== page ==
NEW YORK ( TheStreet) -- Stock futures were little changed for much of the morning as investors stayed on the sidelines awaiting additional information from Federal Reserveofficials about the central bank's decision earlier this week to delay tapering of its economic stimulus.
Futures dropped briefly before resuming sideways trading after St. Louis Federal Reserve Bank President James Bullard told Bloomberg TV the central bank could still taper its $85 billion per month bond-buying program as early as October depending on the progress of the economy.
Futures for the S&P 500 were down 0.25 points, or 2.66 points above fair value, to 1,717.25. Futures for the Dow Jones Industrial Average were down 8 points, or 19.45 points above fair value, to 15,565. Futures for the Nasdaq were up 4.5 points, or 7.94 points above fair value, to 3,236.75.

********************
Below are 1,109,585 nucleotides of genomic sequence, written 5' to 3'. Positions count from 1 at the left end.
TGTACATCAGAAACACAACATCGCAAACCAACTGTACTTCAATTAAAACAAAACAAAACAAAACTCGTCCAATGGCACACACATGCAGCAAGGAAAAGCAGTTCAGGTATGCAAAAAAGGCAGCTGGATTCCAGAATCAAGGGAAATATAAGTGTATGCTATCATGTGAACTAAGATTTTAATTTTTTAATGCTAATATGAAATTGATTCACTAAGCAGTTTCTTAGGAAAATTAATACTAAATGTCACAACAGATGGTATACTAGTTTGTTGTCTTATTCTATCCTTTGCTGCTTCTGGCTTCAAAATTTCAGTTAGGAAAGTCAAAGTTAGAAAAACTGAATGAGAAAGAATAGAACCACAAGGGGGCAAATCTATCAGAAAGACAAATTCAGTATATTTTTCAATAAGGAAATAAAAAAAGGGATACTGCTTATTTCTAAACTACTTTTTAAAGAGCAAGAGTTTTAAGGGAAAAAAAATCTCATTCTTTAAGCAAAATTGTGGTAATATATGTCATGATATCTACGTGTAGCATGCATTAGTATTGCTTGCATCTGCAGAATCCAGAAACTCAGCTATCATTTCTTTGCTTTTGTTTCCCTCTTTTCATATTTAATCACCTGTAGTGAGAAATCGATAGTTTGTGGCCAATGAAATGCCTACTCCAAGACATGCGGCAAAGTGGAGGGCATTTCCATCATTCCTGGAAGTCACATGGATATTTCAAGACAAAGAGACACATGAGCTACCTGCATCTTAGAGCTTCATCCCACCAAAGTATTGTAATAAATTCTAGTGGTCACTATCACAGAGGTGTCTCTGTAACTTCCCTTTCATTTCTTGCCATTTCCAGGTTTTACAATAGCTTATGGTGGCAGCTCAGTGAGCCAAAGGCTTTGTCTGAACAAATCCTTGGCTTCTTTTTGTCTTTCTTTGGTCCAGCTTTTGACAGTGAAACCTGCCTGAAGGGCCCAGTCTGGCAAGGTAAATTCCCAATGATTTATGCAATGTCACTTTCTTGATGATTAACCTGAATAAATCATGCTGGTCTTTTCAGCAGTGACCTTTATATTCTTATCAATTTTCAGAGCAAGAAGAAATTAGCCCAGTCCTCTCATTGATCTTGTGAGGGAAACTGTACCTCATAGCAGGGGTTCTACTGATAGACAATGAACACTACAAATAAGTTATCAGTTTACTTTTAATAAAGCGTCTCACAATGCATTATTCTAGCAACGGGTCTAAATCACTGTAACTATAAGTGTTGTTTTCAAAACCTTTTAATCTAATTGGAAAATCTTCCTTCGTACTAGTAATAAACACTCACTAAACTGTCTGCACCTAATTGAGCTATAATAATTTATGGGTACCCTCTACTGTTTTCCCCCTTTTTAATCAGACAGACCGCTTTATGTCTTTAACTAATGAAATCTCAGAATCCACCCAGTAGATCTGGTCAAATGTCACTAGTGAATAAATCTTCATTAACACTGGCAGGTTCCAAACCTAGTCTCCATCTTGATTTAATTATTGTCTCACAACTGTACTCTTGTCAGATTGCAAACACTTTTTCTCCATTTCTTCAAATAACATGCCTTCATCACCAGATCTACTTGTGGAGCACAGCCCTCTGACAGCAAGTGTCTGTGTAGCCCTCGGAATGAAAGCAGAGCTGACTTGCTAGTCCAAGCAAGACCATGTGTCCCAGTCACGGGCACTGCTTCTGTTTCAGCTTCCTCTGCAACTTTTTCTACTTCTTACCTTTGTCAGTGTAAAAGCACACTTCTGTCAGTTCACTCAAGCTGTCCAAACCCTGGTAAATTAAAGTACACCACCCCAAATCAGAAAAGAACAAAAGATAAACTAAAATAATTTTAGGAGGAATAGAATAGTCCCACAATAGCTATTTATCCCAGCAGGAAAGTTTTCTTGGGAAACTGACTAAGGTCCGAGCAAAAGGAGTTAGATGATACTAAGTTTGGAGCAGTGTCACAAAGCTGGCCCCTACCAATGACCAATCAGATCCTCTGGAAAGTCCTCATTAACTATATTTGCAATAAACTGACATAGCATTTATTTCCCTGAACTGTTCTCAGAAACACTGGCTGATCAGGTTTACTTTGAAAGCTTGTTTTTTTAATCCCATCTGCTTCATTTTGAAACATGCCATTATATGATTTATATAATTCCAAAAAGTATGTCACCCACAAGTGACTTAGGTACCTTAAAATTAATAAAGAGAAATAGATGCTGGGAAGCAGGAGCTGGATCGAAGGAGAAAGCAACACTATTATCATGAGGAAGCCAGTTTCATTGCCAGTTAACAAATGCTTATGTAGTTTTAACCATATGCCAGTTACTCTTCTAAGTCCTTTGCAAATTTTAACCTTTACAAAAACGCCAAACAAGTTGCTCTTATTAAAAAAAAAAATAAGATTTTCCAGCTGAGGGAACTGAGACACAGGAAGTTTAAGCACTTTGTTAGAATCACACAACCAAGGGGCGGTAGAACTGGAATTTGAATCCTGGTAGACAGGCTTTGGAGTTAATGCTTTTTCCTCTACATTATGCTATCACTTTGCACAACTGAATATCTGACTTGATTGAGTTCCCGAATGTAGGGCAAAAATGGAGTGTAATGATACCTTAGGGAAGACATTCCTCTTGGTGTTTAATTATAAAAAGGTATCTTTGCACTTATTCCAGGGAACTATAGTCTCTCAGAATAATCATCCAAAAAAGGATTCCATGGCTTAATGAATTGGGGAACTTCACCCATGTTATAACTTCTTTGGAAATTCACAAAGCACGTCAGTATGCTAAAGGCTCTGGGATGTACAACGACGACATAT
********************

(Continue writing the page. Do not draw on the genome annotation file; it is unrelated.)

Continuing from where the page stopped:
"This was a close decision here in September," Bullard said.U.S. stocks slipped Thursday, a day after the S&P 500 reached new highs driven by the Federal Reserve's pledge to maintain the current pace of its asset purchase program as investors paused to mull over the situation that led to the central bank's decision. "Investors rationalized that the two justifications presented -- observed tightening financial conditions may slow pace of economic improvement and labor market, and fiscal retrenchment is worrisome -- are in fact potentially burdensome on companies," Joyce Liu, an investment analyst at Phillip Futures in Singapore, said in a note. Darden Restaurants ( DRI ) was slumping 4.48% to $47.09 after the company posted lower than expected first-quarter earnings per share of 53 cents versus the average analyst estimate of 70 cents as revenue fell short of expectations. In the first quarter, U.S. same-restaurant sales increased 3.2% at LongHorn Steakhouse, and declined 4% at Olive Garden and 5.2% at Red Lobster. AK Steel ( AKS ) was plunging nearly 12% to $3.91 after the company said that it expects to incur a net loss of 22 cents to 27 cents a share in the third quarter as shipments fall by 5% to 6% due mainly to the impact of the unplanned outage at the company's Middletown Works blast furnace and to a seasonal reduction in shipments to the automotive market. Apple ( AAPL) shares were rising 1.57% to $479.70 after the tech giant's new iPhone 5s and iPhone 5c went on sale online midnight Friday and will be available in Apple stores at 8 a.m. local time. Both phones will be available in the U.S., Australia, Canada, China, France, Germany, Hong Kong, Japan, Puerto Rico, Singapore and the U.K. Goodyear Tire & Rubber ( GT ) was popping 4.9% to $23.32 after the company announced that it will be reinstating a quarterly cash dividend as well as plans for a $100 million share repurchase program. The U.S. economic release calendar is essentially empty Friday after a busy week on data. However, a number of Fed officials are slated to speak following the central bank's surprise move to keep the current pace of bond-buying intact for the time being. Kansas City Federal Reserve Bank President Esther George is scheduled to speak on the economy to Shadow Open Market Committee in New York beginning at 12:30 p.m. EDT. Federal Reserve Gov. Daniel Tarullo is expected to speak on macroprudential regulation in New Haven, Conn., at 12:40 p.m. St. Louis Fed Bank President James Bullard is slated to speak on monetary policy to the New York Association for Business Economics at 12:55 p.m. Minneapolis Fed Bank President Narayana Kocherlakota is scheduled to speak at a conference on risk in options prices in New York at 1:45 p.m. Increased trading volume is expected Friday given that it is a quadruple-witching day. The FTSE 100 was up 0.04% and the DAX in Germany was rising 0.11%. The Nikkei 225 in Japan closed down 0.16%. The benchmark 10-year Treasury was unchanged with the yield at 2.758%. The dollar was rising 0.05% to $80.41 according to the U.S. dollar index. December gold futures were falling $12.40 to $1,356.90 an ounce while November crude oil futures were up 3 cents to $105.89 a barrel. Follow @atwtse -- Written by Andrea Tse in New York >To contact the writer of this article, click here: Andrea Tse.>